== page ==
Tuesday, June 17, 2008

This is a great recipe!

Me and Jamie Oliver!!!

This was taken in London at his "Fifteen" restaurant where Kim Wold and I ate once when we visited. As we were eating, in walks the Man himself! What a great surprise for us. I love watching Jamie Oliver on Food Network but his recipes are really not practical to make until he did this one:
Balsamic-Baked Onions and Potatoes with Roast Pork
Available wherever books are sold.
This dish has attitude - it uses a lot of balsamic vinegar but, trust me, it works really well! The onions and potatoes are baked in the vinegar, making them crispy, dark, sticky and sweet. I've chosen to serve them with roasted pork, but beef or lamb works just as well. I prefer red onions for their color and sweetness.
3 1/2 pounds medium-sized waxy potatoes (all purpose), peeled and quartered lengthwise
Olive oil
7 ounces butter,
cubed 1 bunch fresh rosemary,
leaves picked and chopped 1 whole bulb garlic,
quartered or smashed 5 medium red onions, peeled and quartered
1 1/2 cups cheap balsamic vinegar
Sea salt and freshly ground black pepper
For the pork:
1 small bunch fresh rosemary, leaves picked and finely chopped
Salt and pepper
2 tablespoons freshly ground fennel seeds 1
(3 1/2-pound) boneless rolled pork loin, preferably free-range or organic, skin off, fat scored in a crisscross pattern
Olive oil
6 cloves garlic, crushed
1 medium red onion, peeled and quartered
2 stalks celery, trimmed and chopped
4 bay leaves
2 wine glasses white wine (I used white grape juice)
Preheat the oven to 400 degrees F. Put the potatoes into a pan of boiling, salted water and cook for around 8 minutes, then drain and return to the pan. Chuff them up a bit by shaking the pan.
To prepare the meat, scatter a handful of finely chopped rosemary leaves over a large chopping board. Sprinkle over some salt and pepper and the ground fennel seeds. Roll the pork across the board, pressing down hard so all the flavorings stick to it.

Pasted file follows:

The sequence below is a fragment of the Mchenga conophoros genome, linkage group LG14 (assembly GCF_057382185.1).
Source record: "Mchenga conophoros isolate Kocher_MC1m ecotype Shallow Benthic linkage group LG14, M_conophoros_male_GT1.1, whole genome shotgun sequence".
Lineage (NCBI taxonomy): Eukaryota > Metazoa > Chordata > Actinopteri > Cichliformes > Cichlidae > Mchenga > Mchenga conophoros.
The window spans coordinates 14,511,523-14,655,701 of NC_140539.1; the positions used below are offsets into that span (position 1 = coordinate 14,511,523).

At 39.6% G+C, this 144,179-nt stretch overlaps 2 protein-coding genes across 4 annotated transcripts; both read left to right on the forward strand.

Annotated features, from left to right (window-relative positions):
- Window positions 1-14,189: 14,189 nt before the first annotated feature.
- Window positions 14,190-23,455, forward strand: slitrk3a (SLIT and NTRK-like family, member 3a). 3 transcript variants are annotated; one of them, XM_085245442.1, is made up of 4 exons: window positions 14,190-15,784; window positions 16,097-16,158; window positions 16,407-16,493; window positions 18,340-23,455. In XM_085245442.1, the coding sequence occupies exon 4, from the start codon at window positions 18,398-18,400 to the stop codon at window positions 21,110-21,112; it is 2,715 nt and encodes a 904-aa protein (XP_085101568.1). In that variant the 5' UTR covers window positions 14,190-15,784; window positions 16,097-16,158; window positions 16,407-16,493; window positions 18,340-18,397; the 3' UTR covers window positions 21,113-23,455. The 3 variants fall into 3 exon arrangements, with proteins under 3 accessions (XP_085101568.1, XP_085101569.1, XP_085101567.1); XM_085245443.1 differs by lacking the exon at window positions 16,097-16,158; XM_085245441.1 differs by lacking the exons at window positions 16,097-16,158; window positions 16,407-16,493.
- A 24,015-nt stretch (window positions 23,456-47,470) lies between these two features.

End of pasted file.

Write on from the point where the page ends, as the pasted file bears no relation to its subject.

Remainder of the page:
Get a large roasting pan that your pork will fit snugly into, and place it on a burner over a medium-high heat. Pour in a little olive oil and place the pork in, fat side down, sprinkled with any flavorings remaining on the board. After a few minutes, when the pork fat is lightly golden, turn it over and add the garlic cloves, onion, celery and bay leaves to the pan. Place on the bottom shelf of your preheated oven for 1 hour, basting it halfway through. (For the last 20 minutes of cooking, you may need to cover the pork with a bit of damp waxed paper to stop it coloring too much.)
Get another roasting pan, into which you can fit the potatoes in 1 layer, and heat it on the stove. When hot, pour a glug of olive oil into it and add the butter, rosemary and garlic. Add the potatoes and toss them in all the flavors. Add the onions and all the balsamic vinegar and season with salt and pepper. Cook for 5 minutes on the burner to reduce the balsamic vinegar a little. Place the pan on the top shelf and cook for around 50 minutes, until the potatoes and onions are dark, sticky and crispy - removing the pan to toss the onions and potatoes halfway through.
After 1 hour, the meat should be cooked. Prick it with a sharp knife - if the juices run clear, it's done; if not, pop it back in the oven for another 10 to 15 minutes, keeping the potatoes warm. Remove it from the oven and let it rest on a plate for 10 minutes. Pour away most of the fat from the pan and mash up the garlic and onion. Place the pan over the burner and add the white wine. Simmer until the liquid has reduced by half, scraping all the meaty, marmitey goodness off the bottom to make a tasty little sauce, and season if necessary. Pass through a sieve into a serving pitcher. Then slice the pork and serve it with your incredible baked onions and potatoes, drizzled with the pan juices. This meal goes great with some nice greens or an arugula salad.


Bruce said...

So! Hanging out with Jamie Oliver, eh???

Pearson said...

Not to worry good Sir Bruce, I once taught Chef courses to Jamie, and he confided in me that he was
a eunoch chef....... or was that
a unique chef?

Relished the recipe,
Sir Gregory of Bedford